It turned out that I and my family hiked part of the Bear Flat Trail back in late March of 2002. We made the same mistake then as we did on our more recent hike to the area; we hiked up the steep narrow path leading to the main part of the Bear Flat Trail.  Anyway, here’s what it (and we) looked like back then.  It doesn’t look that much different.  The kids, however, have changed a lot…

Hell’s Gate Wilderness: Bear Flat Trail / Mail Trail

Marilyn, Joe, Nick, and I hiked portions of the Bear Flat Trail and the Mail Trail in the Hell’s Gate Wilderness on Sunday.  My GPS showed that my total ascent was 2392 feet with a total distance of 6.64 miles.  Joe, Marilyn, and Nick went a somewhat shorter distance, doing portions of the Mail Trail twice, but perhaps going only to the halfway point along the Mail Trail.


View Bear Flat Trail / Mail Trail #178 in a larger map

Joe resets his GPS for the hike.  Marilyn and Nick are looking around in the distance.

We had to cross the Tonto Creek at the beginning.  We crossed by stepping on the rocks piled up from halfway up at the left edge of the photo.  Even though I tried to stay on the rocks, I still got some water in one of my shoes.

We turned the wrong way shortly after crossing the creek.  We saw a sign for the Bear Flat Trail and turned right.  We should have gone left, just past and above some private land with a house and a number of outbuildings.  The path to the right took us where needed to go too, but it was a lot harder.  It was a steep narrow trail with lots of switchbacks set into the side of an even steeper hill.  We gained about 400 feet of elevation in this short section of the hike.

Nick and Marilyn emerge from the short, but very steep section at the beginning of the hike:

At this point, we’ve all joined the actual Bear Flat trail.  (Joe is in this picture too, but is in the trees.)  The trail was fairly wide; I’ve read that it was once a jeep trail.

Tall trees on both sides of the trail provided some shade from the sun:

The trail eventually entered the Hell’s Gate Wilderness:

The Bear Flat Trail eventually left the Wilderness and forked off.  We explored the right fork for a while.  It lead to a couple of tanks, one of which was recently fenced off.  We lost the trail at that point.  It might have continued on the other side of the fence, but we would have had to cross the fence to do so.  That fork of the trail looked like an old logging road to me.

Below is a photo of some agave that I saw near one of the tanks:

We retraced our steps and explored the left fork, which headed more northerly.  After studying the GPS tracks, it is now clear to me that we were on the Bear Flat Trail when we encountered the fence and corral at the second tank.  The north fork that I took is signed as the Mail Trail #178 at its terminus.  The Bear Flat Trail also bears the #178 designation though.  I show a picture of the sign at the terminus later on.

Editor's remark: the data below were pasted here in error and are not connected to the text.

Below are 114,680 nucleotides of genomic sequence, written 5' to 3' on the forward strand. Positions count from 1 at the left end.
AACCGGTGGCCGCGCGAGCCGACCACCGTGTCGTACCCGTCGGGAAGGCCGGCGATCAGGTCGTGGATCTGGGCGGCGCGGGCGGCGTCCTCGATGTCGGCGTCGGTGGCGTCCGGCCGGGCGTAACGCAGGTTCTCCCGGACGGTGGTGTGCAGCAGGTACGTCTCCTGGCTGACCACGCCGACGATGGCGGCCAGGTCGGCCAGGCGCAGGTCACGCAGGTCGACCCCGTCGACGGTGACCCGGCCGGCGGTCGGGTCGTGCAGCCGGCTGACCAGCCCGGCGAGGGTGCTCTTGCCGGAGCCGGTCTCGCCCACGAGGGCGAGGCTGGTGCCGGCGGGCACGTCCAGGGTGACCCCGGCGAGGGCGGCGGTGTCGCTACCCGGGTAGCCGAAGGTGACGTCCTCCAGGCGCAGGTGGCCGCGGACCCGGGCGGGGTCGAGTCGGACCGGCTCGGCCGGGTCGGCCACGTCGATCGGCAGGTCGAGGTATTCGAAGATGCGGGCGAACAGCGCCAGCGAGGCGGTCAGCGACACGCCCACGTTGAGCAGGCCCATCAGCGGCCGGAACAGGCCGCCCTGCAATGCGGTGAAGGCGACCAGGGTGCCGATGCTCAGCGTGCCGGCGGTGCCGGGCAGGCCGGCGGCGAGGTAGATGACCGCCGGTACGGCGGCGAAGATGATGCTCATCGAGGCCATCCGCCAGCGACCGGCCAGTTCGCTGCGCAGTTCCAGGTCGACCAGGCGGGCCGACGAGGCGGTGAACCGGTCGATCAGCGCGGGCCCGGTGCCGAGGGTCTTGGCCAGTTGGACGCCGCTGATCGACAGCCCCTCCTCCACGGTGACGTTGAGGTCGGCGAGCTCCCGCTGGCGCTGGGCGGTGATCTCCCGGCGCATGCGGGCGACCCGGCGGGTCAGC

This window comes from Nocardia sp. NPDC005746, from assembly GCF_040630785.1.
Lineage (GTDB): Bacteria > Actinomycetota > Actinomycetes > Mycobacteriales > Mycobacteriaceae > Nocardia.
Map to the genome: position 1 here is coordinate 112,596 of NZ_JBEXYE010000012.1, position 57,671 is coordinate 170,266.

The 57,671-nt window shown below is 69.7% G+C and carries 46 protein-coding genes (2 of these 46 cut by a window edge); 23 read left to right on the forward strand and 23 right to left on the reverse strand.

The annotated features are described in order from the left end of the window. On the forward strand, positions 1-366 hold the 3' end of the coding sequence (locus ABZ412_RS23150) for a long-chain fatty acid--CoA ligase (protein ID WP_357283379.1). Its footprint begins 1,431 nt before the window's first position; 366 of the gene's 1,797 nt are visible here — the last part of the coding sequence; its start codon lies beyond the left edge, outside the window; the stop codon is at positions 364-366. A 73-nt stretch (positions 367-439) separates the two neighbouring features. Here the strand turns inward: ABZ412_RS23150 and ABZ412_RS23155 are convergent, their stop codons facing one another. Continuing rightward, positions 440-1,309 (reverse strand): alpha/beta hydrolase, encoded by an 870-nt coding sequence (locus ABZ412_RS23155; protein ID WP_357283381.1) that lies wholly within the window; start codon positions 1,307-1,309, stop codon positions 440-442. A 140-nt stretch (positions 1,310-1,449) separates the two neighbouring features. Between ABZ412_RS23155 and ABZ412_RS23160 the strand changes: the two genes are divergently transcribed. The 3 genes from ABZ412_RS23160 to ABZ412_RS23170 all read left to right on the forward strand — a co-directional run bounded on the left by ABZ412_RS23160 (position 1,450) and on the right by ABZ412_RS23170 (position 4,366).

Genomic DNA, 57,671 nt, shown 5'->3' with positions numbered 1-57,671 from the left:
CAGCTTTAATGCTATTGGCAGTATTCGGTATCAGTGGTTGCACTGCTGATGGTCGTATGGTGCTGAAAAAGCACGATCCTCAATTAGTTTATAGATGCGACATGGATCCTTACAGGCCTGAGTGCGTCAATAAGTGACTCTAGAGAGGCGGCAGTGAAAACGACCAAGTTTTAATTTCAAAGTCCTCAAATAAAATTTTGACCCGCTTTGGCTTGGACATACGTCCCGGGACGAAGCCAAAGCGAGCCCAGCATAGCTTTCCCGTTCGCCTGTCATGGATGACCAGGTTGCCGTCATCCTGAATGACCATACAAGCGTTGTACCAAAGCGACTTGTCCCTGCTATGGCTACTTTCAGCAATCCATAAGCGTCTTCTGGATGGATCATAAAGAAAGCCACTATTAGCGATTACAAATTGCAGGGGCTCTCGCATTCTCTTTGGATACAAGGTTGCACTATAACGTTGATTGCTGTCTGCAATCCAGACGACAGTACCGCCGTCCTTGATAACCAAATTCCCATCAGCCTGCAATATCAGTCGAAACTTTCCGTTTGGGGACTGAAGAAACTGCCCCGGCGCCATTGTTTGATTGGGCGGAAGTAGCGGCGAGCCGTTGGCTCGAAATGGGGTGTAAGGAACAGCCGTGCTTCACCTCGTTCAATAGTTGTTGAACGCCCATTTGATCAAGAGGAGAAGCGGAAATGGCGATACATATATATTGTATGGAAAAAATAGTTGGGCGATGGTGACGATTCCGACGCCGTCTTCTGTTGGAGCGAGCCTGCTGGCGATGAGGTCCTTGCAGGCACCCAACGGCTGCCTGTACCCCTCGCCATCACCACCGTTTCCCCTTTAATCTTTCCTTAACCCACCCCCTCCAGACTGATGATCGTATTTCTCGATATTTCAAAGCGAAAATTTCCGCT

Here is a view looking up at a dead tree that I encountered while hiking the Mail Trail #178.

A view looking back on the Mail Trail:

The trail passed a rock slide.  I clambered up on the lower portions of it to get a better view:

The trail was steep with lots of switchbacks.  You had to look carefully for some of the turnings of the switchbacks because it was easy to miss them.  To make matters even more difficult, there were cows in the area which made their own trails; cows don’t necessarily follow the switchbacks.  I startled a small group of cows at one point.  I only saw them briefly as they ran up the hill.  They were very fit cows.

The trail leveled off and went past a tree with a rusted metal disk attached to it.  I do not know its purpose.

The trail headed up again and the views got even better:

The trail topped out on a ridge with a bunch of dead trees:

From there, it was only a short way to the end of the trail where I took a photo of these trail signs.  I had just come from the direction indicated by the Mail Trail sign.  The other two arrows point up and down a road.  Hunter Creek Trail is up and Christopher Creek is down.

I turned around here because I had left the others and I feared that they might have started to worry about me.  (It turns out that they had.)

I took this photo of what I’m guessing is the Mogollon Rim from the clearing on the ridge:

This photo was taken while looking in a more southerly direction:

I got this photo as I was hiking back after rejoining the others.  The rim can be better seen in this photo.  You can also see the road that we drove in on.

Instead of descending the treacherous switchbacks with which we started our hike, we instead descended a relatively wide road lined with very tall pines:

 

 

© 2018 buettner.to blog. All rights reserved.

Theme by Anders Norén.